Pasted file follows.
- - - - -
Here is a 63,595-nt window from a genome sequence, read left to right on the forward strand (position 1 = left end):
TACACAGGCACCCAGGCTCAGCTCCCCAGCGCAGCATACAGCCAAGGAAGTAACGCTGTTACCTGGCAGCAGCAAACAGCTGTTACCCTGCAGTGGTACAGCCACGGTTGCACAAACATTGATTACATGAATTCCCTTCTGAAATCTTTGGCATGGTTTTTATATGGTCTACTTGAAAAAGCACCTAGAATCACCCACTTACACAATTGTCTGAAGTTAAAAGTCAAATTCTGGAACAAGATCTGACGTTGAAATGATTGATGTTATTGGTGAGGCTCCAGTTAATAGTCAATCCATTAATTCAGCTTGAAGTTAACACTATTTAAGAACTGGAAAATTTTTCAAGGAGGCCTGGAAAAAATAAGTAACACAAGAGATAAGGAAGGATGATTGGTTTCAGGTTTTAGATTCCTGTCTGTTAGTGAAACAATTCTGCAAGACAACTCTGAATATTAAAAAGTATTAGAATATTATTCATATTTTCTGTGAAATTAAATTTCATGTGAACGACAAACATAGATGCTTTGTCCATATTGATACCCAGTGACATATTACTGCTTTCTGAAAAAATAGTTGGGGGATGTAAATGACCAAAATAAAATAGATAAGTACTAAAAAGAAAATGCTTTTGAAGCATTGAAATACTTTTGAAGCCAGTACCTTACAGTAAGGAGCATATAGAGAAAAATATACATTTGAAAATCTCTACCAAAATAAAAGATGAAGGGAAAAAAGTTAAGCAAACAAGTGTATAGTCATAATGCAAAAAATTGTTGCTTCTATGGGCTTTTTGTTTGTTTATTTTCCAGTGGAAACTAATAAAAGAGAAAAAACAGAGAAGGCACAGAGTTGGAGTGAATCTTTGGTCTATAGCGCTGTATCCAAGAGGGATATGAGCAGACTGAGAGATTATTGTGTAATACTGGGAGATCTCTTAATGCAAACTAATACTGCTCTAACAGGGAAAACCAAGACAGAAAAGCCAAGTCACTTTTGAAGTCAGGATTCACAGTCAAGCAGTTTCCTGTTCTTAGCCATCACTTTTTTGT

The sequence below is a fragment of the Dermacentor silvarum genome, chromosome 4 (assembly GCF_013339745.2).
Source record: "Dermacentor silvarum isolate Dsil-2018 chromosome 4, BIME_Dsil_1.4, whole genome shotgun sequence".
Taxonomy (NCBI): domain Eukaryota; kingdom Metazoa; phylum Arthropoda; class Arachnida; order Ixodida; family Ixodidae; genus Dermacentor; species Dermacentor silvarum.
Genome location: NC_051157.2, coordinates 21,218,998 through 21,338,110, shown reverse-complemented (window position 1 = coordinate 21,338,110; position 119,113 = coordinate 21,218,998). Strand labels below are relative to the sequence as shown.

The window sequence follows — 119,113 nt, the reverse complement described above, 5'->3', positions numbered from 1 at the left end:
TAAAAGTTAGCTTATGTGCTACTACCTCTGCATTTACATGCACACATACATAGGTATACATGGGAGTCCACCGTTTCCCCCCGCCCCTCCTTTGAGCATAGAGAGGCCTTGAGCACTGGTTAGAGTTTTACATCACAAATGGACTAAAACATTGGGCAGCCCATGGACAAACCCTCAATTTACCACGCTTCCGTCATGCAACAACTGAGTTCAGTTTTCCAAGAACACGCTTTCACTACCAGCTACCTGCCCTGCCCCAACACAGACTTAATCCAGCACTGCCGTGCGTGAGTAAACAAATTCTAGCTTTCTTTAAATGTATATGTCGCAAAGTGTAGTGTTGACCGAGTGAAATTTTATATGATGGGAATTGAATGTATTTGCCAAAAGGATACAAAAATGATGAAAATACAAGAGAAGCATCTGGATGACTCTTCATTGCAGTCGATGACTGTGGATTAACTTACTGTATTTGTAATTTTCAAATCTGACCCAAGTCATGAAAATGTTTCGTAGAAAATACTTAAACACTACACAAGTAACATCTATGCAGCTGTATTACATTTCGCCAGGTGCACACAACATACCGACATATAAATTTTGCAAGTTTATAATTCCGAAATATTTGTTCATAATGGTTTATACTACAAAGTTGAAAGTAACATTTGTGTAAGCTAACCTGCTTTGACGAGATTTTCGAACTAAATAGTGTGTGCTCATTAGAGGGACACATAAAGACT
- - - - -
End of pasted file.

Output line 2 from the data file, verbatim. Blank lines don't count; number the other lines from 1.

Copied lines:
TACACAGGCACCCAGGCTCAGCTCCCCAGCGCAGCATACAGCCAAGGAAGTAACGCTGTTACCTGGCAGCAGCAAACAGCTGTTACCCTGCAGTGGTACAGCCACGGTTGCACAAACATTGATTACATGAATTCCCTTCTGAAATCTTTGGCATGGTTTTTATATGGTCTACTTGAAAAAGCACCTAGAATCACCCACTTACACAATTGTCTGAAGTTAAAAGTCAAATTCTGGAACAAGATCTGACGTTGAAATGATTGATGTTATTGGTGAGGCTCCAGTTAATAGTCAATCCATTAATTCAGCTTGAAGTTAACACTATTTAAGAACTGGAAAATTTTTCAAGGAGGCCTGGAAAAAATAAGTAACACAAGAGATAAGGAAGGATGATTGGTTTCAGGTTTTAGATTCCTGTCTGTTAGTGAAACAATTCTGCAAGACAACTCTGAATATTAAAAAGTATTAGAATATTATTCATATTTTCTGTGAAATTAAATTTCATGTGAACGACAAACATAGATGCTTTGTCCATATTGATACCCAGTGACATATTACTGCTTTCTGAAAAAATAGTTGGGGGATGTAAATGACCAAAATAAAATAGATAAGTACTAAAAAGAAAATGCTTTTGAAGCATTGAAATACTTTTGAAGCCAGTACCTTACAGTAAGGAGCATATAGAGAAAAATATACATTTGAAAATCTCTACCAAAATAAAAGATGAAGGGAAAAAAGTTAAGCAAACAAGTGTATAGTCATAATGCAAAAAATTGTTGCTTCTATGGGCTTTTTGTTTGTTTATTTTCCAGTGGAAACTAATAAAAGAGAAAAAACAGAGAAGGCACAGAGTTGGAGTGAATCTTTGGTCTATAGCGCTGTATCCAAGAGGGATATGAGCAGACTGAGAGATTATTGTGTAATACTGGGAGATCTCTTAATGCAAACTAATACTGCTCTAACAGGGAAAACCAAGACAGAAAAGCCAAGTCACTTTTGAAGTCAGGATTCACAGTCAAGCAGTTTCCTGTTCTTAGCCATCACTTTTTTGT